The Brady claim was disposed of quickly because there was not a reasonable possibility that the result would have been different with the evidence. The due process claim is disposed of just as quickly, but is worth quoting to show, in part, how the court deals with the above statement:
The juror’s statement was not an unsolicited statement of the juror’s views, but a response to specific questions such as “What were your impressions of [the defense attorney]?” The juror specifically criticized the defense attorney as the only one capable of preparing Pederson for trial and the only person capable of deflecting the impact of the prosecution’s evidence against Pederson. While the juror’s statement regarding a presumption of innocence is troubling on its face, it was not unreasonable to view the response as explaining that the defense needed to do more to counter the state’s strong showing of guilt.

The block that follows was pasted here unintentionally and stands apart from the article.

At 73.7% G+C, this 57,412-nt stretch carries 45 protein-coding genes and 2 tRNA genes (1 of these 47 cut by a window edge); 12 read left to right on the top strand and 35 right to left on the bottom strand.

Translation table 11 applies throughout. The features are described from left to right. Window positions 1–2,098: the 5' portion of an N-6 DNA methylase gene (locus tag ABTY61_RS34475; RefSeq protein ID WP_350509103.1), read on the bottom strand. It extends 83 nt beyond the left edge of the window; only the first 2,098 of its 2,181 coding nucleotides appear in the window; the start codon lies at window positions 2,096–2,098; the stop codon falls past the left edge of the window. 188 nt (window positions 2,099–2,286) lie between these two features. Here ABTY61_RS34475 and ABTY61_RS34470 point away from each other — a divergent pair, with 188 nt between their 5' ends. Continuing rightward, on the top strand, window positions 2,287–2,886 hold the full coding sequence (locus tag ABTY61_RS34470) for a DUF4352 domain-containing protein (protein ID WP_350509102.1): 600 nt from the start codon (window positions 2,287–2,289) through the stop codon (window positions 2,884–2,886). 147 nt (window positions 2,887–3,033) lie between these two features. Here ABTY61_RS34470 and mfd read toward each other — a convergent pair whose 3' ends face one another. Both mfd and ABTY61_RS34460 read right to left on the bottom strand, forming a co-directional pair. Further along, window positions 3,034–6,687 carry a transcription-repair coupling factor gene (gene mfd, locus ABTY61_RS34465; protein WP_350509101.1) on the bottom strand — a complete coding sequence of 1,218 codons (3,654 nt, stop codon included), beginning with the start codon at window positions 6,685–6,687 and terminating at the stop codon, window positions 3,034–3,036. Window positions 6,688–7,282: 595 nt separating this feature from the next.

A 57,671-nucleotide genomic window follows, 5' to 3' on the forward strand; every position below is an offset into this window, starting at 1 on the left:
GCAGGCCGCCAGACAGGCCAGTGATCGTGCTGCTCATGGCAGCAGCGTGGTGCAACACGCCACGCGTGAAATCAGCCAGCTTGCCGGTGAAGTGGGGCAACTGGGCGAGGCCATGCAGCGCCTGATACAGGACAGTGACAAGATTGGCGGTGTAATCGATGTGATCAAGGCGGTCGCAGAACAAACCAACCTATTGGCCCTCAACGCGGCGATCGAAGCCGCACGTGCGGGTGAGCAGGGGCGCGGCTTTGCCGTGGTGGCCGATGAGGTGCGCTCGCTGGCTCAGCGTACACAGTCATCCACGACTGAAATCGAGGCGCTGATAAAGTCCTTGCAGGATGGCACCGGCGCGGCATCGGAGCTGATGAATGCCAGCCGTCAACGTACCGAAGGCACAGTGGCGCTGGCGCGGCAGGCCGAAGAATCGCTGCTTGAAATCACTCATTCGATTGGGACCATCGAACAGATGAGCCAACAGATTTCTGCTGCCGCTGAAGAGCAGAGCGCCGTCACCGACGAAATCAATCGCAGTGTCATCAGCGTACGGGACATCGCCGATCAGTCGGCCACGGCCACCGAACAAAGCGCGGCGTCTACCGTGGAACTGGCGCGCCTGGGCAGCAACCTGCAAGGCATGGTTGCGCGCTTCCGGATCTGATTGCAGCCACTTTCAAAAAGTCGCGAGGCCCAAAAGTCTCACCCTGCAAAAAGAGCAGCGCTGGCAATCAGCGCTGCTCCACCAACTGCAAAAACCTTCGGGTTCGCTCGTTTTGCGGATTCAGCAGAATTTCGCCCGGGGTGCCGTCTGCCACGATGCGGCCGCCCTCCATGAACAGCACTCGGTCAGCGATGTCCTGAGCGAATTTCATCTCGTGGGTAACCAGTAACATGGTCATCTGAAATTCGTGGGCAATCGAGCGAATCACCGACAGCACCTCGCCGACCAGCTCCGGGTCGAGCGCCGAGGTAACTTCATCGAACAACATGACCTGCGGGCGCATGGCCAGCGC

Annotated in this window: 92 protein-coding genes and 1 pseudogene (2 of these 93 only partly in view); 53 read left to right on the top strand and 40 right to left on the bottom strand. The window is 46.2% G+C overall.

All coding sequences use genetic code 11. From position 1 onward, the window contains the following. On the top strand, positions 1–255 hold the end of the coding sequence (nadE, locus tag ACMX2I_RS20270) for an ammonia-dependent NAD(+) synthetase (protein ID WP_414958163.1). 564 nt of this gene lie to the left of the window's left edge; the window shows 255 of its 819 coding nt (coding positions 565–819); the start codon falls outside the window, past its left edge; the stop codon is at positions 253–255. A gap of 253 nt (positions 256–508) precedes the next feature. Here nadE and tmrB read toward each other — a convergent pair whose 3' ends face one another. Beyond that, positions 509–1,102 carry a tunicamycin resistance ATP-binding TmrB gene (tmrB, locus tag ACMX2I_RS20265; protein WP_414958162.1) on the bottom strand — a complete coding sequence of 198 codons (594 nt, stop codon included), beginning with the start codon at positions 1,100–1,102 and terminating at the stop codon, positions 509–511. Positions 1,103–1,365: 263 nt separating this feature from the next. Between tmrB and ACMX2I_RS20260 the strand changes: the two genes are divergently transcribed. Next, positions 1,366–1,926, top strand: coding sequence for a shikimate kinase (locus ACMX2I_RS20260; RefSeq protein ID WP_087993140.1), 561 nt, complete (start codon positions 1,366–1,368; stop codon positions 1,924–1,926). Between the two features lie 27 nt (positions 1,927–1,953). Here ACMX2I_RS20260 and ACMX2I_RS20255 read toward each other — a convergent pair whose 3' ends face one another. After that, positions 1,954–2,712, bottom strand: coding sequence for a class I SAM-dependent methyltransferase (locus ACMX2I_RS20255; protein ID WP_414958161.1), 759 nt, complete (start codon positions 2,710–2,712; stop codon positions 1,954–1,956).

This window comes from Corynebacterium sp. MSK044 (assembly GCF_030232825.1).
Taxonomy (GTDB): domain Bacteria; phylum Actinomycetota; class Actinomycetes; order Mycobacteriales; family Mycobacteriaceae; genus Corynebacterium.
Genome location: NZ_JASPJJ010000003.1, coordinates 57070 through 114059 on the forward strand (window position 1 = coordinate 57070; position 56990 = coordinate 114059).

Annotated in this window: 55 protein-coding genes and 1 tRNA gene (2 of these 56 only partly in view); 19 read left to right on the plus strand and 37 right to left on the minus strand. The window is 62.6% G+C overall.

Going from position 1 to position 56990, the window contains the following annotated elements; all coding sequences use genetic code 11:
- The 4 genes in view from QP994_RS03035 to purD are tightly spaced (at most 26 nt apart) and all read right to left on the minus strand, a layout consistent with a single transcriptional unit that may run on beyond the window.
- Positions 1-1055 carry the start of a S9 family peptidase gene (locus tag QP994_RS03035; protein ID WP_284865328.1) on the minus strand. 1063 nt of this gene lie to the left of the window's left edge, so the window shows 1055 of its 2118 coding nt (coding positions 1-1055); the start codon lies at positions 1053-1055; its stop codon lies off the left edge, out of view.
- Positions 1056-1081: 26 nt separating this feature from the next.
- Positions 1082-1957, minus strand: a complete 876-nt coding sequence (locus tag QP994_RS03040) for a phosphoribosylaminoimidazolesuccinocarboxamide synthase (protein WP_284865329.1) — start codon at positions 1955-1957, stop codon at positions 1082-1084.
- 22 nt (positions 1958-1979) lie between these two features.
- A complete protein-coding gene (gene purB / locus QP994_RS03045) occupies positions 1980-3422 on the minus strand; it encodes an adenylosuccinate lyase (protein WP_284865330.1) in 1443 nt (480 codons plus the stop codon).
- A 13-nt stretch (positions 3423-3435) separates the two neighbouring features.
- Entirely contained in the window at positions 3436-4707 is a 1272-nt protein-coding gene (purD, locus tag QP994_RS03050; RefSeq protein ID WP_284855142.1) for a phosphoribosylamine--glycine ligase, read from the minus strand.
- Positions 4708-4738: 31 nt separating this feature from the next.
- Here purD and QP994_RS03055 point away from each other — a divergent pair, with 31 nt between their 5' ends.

Pederson is the least important of the four cases from last week that I hope to deal with this weekend. Sorry about the delay, but sometimes the outside world interferes with my blogging productivity. As a further programming note, I will not be speaking to Bowles v. Russell, 06-5306. While technically a habeas case, it has more to do with appellate procedure. Commentary here.